Licentiousness


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Licentiousness

Acting without regard to law, ethics, or the rights of others.

The term licentiousness is often used interchangeably with lewdness or lasciviousness, which relate to moral impurity in a sexual context.

West's Encyclopedia of American Law, edition 2. Copyright 2008 The Gale Group, Inc. All rights reserved.

LICENTIOUSNESS. The doing what one pleases without regard to the rights of others; it differs from liberty in this, that the latter is restrained by natural or positive law, and consists in doing whatever we please, not inconsistent, with the rights of others, whereas the former does not respect those rights. Wolff, Inst. Sec. 84.

A Law Dictionary, Adapted to the Constitution and Laws of the United States. By John Bouvier. Published 1856.
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Another structural problem for the Scalia view is that states "formulated their provisos in different ways, some including acts of 'licentiousness' or infringements upon the laws of morality, some including disturbance of the religious practice of others, and one including acts contrary to the '[h]appiness of society.'" (90) That many states added additional categories to their provisos in addition to violations of the "peace and safety" suggests that they did not understand "peace and safety" to encompass all laws.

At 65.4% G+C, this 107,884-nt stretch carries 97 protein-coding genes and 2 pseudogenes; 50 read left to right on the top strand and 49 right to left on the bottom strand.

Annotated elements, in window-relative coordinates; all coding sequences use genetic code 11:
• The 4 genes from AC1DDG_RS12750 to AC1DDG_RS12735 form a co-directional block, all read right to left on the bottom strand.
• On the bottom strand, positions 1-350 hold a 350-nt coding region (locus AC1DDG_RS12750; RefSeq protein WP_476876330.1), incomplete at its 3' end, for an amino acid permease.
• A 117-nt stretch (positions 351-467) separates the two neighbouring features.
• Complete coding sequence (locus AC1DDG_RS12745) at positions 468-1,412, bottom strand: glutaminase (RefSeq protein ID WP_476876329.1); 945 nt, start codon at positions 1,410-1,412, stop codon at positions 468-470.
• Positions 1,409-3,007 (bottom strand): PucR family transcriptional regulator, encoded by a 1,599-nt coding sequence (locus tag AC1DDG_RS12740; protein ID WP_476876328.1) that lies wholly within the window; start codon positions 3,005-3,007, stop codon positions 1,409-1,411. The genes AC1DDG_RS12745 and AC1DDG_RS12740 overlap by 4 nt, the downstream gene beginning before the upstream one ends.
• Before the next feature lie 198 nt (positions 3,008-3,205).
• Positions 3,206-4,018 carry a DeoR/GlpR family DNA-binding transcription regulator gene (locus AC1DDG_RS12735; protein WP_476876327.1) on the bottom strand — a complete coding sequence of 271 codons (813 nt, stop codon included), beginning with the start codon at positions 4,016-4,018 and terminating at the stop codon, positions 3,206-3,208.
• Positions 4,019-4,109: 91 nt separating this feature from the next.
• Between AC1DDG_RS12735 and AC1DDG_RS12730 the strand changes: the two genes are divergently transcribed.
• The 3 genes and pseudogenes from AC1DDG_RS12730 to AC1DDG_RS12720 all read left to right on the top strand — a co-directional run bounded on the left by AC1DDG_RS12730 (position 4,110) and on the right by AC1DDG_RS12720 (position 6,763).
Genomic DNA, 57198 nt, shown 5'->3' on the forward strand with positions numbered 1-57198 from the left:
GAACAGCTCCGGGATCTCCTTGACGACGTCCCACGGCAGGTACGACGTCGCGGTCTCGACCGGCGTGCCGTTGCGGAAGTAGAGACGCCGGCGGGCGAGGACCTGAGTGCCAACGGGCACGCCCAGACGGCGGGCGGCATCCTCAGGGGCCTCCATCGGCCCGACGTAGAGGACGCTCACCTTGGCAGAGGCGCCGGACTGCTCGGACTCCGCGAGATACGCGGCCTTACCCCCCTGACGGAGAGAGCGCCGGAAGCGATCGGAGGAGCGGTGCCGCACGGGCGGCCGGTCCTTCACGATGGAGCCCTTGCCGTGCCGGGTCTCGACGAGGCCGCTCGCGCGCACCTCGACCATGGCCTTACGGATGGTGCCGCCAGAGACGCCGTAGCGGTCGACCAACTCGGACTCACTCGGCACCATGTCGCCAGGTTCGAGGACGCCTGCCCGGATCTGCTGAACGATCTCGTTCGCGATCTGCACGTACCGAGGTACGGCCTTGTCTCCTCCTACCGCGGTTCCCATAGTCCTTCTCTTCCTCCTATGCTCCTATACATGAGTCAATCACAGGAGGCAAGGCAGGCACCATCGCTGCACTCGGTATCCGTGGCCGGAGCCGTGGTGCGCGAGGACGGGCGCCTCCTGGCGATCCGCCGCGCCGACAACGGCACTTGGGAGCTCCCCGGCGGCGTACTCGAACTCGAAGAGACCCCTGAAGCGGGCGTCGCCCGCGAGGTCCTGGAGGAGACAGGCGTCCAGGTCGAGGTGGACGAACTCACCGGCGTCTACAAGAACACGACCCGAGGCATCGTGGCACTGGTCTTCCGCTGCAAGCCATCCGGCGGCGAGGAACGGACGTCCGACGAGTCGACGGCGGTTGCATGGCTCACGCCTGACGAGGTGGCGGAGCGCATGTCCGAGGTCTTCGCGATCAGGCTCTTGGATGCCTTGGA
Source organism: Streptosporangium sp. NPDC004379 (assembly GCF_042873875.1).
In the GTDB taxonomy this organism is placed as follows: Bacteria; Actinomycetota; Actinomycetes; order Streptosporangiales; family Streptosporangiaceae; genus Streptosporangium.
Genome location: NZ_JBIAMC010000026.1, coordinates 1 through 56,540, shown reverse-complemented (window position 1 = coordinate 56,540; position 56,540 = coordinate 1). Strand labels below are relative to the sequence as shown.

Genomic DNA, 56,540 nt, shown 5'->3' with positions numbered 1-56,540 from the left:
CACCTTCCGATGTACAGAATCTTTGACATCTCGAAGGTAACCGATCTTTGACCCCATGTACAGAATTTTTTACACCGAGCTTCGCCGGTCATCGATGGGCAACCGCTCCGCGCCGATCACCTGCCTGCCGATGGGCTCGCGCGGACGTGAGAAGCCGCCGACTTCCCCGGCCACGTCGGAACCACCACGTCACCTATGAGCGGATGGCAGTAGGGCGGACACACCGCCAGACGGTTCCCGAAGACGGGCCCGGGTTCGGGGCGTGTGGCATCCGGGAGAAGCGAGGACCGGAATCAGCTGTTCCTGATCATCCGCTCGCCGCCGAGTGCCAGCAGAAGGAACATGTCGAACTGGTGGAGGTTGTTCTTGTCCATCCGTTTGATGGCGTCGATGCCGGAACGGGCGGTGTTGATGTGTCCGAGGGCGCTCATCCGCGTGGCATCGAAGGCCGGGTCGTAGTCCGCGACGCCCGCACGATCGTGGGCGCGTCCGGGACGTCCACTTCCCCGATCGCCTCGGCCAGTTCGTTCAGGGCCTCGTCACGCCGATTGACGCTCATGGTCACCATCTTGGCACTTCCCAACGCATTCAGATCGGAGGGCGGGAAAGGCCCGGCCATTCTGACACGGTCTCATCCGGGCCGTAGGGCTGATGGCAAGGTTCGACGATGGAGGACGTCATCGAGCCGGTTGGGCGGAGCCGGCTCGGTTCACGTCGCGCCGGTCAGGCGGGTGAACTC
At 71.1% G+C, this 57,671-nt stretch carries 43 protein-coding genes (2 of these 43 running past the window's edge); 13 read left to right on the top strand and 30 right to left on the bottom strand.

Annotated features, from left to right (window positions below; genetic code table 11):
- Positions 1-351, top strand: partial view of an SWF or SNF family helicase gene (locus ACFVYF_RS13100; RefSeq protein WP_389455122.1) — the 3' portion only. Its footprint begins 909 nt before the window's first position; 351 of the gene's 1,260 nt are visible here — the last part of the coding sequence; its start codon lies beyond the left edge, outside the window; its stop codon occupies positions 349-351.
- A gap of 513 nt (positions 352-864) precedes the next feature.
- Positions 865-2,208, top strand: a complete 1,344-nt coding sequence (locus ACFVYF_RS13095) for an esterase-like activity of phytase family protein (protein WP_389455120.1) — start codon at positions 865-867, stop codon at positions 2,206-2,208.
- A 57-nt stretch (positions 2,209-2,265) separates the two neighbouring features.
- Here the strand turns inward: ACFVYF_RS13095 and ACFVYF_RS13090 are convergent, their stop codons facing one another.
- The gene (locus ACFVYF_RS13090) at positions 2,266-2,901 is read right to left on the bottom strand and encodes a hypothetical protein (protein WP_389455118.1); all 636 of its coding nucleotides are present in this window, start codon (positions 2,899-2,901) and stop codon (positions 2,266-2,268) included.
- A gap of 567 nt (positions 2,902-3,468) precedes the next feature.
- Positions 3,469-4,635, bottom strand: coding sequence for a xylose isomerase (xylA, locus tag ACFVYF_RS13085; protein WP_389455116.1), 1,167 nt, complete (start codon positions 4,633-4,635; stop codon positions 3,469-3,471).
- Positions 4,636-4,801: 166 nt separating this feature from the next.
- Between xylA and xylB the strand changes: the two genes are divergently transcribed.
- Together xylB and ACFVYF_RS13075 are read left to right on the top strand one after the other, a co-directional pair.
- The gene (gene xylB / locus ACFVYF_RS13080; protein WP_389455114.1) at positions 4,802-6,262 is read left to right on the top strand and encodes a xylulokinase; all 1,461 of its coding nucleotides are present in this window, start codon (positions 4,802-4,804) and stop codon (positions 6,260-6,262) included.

Sexual licentiousness is a big worry for those calling for the police to be restored to power:
Israel too, claims Hamato, is guilty of spreading licentiousness into the Arab world, using satellite TV to spread perversion.
The larger culture also believed that you could have such a thing as too much liberty, and they had a name for it; "licentiousness." Many state constitutions excluded acts of licentiousness and placed peace and safety limits on the right to free exercise of religion.
It's curious how veteran filmmakers like the Taviani brothers could have taken "The Decameron," one of the greatest books about storytelling, and turned out a narrative as blandly conveyed as "Wondrous Boccaccio." The classic 14th-century compendium, so full of subversive humor and joyful licentiousness as its plague-escaping narrators entertain each other with bawdy tales, is robbed of its piquancy here.
This collection of well-researched studies of several aspects of the wide range of non-heteronormative sexualities in Asia interrogates both the Orientalist imagination which fostered the idea of the East as a place of promiscuity and licentiousness, and recent scholarship which focuses on transgendered specialists who performed same-sex acts in a ritual context.
The kingdom's hard-line interpretation of Islam, known as Wahabbism, holds that allowing women to drive encourages licentiousness. No such ban exists in the rest of the Muslim world, including Saudi Arabia's conservative Persian Gulf Arab neighbors.
Social Control and the Education of Adults in the Nineteenth and Early Twentieth Centuries: The Role of Religion, Natural Law, Science and Useful Knowledge in Curbing Licentiousness, Promoting Moral Rescue and Averting Working-Class Dissent
* The known propensity of a democracy is to licentiousness.
One may quibble here and there with Cobb's casting choices, but he's the star of the show, portraying Sir John Falstaff with delightfully leering licentiousness. He has a gift for playing Shakespeare's prose like a musician playing an instrument.
"We've made 'life' a decision taken by man," he said, and "taken 'liberty' and converted it to 'licentiousness.' We've taken 'pursuit of happiness,' and reduced it to materialism."